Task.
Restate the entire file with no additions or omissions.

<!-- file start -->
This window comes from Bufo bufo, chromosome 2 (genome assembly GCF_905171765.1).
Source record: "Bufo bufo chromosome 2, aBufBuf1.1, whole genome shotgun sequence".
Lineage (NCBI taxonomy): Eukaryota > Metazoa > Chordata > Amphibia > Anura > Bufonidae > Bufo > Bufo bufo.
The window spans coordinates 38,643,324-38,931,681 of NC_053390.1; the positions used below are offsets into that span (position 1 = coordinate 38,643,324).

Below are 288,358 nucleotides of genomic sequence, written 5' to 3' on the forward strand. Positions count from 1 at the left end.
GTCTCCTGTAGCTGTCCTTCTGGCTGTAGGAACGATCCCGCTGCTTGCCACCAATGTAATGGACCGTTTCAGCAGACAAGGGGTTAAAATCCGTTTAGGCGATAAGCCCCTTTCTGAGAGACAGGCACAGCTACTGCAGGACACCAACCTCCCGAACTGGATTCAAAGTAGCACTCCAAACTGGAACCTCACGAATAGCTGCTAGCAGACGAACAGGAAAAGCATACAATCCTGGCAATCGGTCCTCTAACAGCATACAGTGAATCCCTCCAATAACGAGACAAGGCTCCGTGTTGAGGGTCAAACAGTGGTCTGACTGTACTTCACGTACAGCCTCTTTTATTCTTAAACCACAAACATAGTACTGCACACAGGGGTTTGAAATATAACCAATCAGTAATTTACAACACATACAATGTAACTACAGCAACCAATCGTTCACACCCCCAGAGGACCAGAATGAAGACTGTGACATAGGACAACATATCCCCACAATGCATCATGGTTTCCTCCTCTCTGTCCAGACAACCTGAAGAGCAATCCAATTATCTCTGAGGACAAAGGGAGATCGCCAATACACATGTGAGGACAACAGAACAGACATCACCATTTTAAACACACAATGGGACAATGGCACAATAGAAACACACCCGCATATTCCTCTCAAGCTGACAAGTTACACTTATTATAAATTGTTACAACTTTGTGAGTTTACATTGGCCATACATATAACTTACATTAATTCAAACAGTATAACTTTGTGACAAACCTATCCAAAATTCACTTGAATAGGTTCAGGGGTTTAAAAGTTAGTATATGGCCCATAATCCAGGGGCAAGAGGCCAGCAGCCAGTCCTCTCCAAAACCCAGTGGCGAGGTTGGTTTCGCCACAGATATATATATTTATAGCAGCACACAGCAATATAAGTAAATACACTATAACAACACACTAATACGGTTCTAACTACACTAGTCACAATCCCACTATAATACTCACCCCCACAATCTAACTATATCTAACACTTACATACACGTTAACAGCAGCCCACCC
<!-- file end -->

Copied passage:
This window comes from Bufo bufo, chromosome 2 (genome assembly GCF_905171765.1).
Source record: "Bufo bufo chromosome 2, aBufBuf1.1, whole genome shotgun sequence".
Lineage (NCBI taxonomy): Eukaryota > Metazoa > Chordata > Amphibia > Anura > Bufonidae > Bufo > Bufo bufo.
The window spans coordinates 38,643,324-38,931,681 of NC_053390.1; the positions used below are offsets into that span (position 1 = coordinate 38,643,324).

Below are 288,358 nucleotides of genomic sequence, written 5' to 3' on the forward strand. Positions count from 1 at the left end.
GTCTCCTGTAGCTGTCCTTCTGGCTGTAGGAACGATCCCGCTGCTTGCCACCAATGTAATGGACCGTTTCAGCAGACAAGGGGTTAAAATCCGTTTAGGCGATAAGCCCCTTTCTGAGAGACAGGCACAGCTACTGCAGGACACCAACCTCCCGAACTGGATTCAAAGTAGCACTCCAAACTGGAACCTCACGAATAGCTGCTAGCAGACGAACAGGAAAAGCATACAATCCTGGCAATCGGTCCTCTAACAGCATACAGTGAATCCCTCCAATAACGAGACAAGGCTCCGTGTTGAGGGTCAAACAGTGGTCTGACTGTACTTCACGTACAGCCTCTTTTATTCTTAAACCACAAACATAGTACTGCACACAGGGGTTTGAAATATAACCAATCAGTAATTTACAACACATACAATGTAACTACAGCAACCAATCGTTCACACCCCCAGAGGACCAGAATGAAGACTGTGACATAGGACAACATATCCCCACAATGCATCATGGTTTCCTCCTCTCTGTCCAGACAACCTGAAGAGCAATCCAATTATCTCTGAGGACAAAGGGAGATCGCCAATACACATGTGAGGACAACAGAACAGACATCACCATTTTAAACACACAATGGGACAATGGCACAATAGAAACACACCCGCATATTCCTCTCAAGCTGACAAGTTACACTTATTATAAATTGTTACAACTTTGTGAGTTTACATTGGCCATACATATAACTTACATTAATTCAAACAGTATAACTTTGTGACAAACCTATCCAAAATTCACTTGAATAGGTTCAGGGGTTTAAAAGTTAGTATATGGCCCATAATCCAGGGGCAAGAGGCCAGCAGCCAGTCCTCTCCAAAACCCAGTGGCGAGGTTGGTTTCGCCACAGATATATATATTTATAGCAGCACACAGCAATATAAGTAAATACACTATAACAACACACTAATACGGTTCTAACTACACTAGTCACAATCCCACTATAATACTCACCCCCACAATCTAACTATATCTAACACTTACATACACGTTAACAGCAGCCCACCC